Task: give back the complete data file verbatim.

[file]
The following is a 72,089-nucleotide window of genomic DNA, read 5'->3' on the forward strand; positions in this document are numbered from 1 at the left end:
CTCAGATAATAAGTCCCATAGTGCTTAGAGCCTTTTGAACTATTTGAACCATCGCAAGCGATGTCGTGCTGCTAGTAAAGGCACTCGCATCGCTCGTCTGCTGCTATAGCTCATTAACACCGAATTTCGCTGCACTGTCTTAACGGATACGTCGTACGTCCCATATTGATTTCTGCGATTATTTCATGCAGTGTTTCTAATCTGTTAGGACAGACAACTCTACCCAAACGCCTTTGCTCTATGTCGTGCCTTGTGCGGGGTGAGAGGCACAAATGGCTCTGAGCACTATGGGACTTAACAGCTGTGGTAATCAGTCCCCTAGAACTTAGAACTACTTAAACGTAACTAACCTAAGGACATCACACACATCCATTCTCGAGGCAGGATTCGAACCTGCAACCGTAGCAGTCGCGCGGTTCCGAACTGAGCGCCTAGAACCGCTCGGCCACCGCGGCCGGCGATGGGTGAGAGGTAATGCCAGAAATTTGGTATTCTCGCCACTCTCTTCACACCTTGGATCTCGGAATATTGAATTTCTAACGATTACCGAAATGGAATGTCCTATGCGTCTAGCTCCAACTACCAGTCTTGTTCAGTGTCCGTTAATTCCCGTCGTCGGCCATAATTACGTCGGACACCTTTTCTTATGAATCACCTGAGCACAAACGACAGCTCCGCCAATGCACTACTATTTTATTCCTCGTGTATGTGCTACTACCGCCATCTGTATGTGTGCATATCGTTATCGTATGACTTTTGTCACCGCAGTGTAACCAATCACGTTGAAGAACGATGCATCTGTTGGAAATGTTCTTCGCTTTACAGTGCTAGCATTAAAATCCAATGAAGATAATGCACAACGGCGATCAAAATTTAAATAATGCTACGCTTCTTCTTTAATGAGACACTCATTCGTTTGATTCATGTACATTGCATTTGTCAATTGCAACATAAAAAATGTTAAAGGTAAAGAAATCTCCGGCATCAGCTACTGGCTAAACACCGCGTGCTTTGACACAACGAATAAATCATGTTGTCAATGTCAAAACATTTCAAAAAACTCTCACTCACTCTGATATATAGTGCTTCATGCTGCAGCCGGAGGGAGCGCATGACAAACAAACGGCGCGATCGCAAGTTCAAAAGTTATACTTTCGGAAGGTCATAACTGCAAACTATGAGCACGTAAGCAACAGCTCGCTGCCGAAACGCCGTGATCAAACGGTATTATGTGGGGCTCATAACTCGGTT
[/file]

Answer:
The following is a 72,089-nucleotide window of genomic DNA, read 5'->3' on the forward strand; positions in this document are numbered from 1 at the left end:
CTCAGATAATAAGTCCCATAGTGCTTAGAGCCTTTTGAACTATTTGAACCATCGCAAGCGATGTCGTGCTGCTAGTAAAGGCACTCGCATCGCTCGTCTGCTGCTATAGCTCATTAACACCGAATTTCGCTGCACTGTCTTAACGGATACGTCGTACGTCCCATATTGATTTCTGCGATTATTTCATGCAGTGTTTCTAATCTGTTAGGACAGACAACTCTACCCAAACGCCTTTGCTCTATGTCGTGCCTTGTGCGGGGTGAGAGGCACAAATGGCTCTGAGCACTATGGGACTTAACAGCTGTGGTAATCAGTCCCCTAGAACTTAGAACTACTTAAACGTAACTAACCTAAGGACATCACACACATCCATTCTCGAGGCAGGATTCGAACCTGCAACCGTAGCAGTCGCGCGGTTCCGAACTGAGCGCCTAGAACCGCTCGGCCACCGCGGCCGGCGATGGGTGAGAGGTAATGCCAGAAATTTGGTATTCTCGCCACTCTCTTCACACCTTGGATCTCGGAATATTGAATTTCTAACGATTACCGAAATGGAATGTCCTATGCGTCTAGCTCCAACTACCAGTCTTGTTCAGTGTCCGTTAATTCCCGTCGTCGGCCATAATTACGTCGGACACCTTTTCTTATGAATCACCTGAGCACAAACGACAGCTCCGCCAATGCACTACTATTTTATTCCTCGTGTATGTGCTACTACCGCCATCTGTATGTGTGCATATCGTTATCGTATGACTTTTGTCACCGCAGTGTAACCAATCACGTTGAAGAACGATGCATCTGTTGGAAATGTTCTTCGCTTTACAGTGCTAGCATTAAAATCCAATGAAGATAATGCACAACGGCGATCAAAATTTAAATAATGCTACGCTTCTTCTTTAATGAGACACTCATTCGTTTGATTCATGTACATTGCATTTGTCAATTGCAACATAAAAAATGTTAAAGGTAAAGAAATCTCCGGCATCAGCTACTGGCTAAACACCGCGTGCTTTGACACAACGAATAAATCATGTTGTCAATGTCAAAACATTTCAAAAAACTCTCACTCACTCTGATATATAGTGCTTCATGCTGCAGCCGGAGGGAGCGCATGACAAACAAACGGCGCGATCGCAAGTTCAAAAGTTATACTTTCGGAAGGTCATAACTGCAAACTATGAGCACGTAAGCAACAGCTCGCTGCCGAAACGCCGTGATCAAACGGTATTATGTGGGGCTCATAACTCGGTT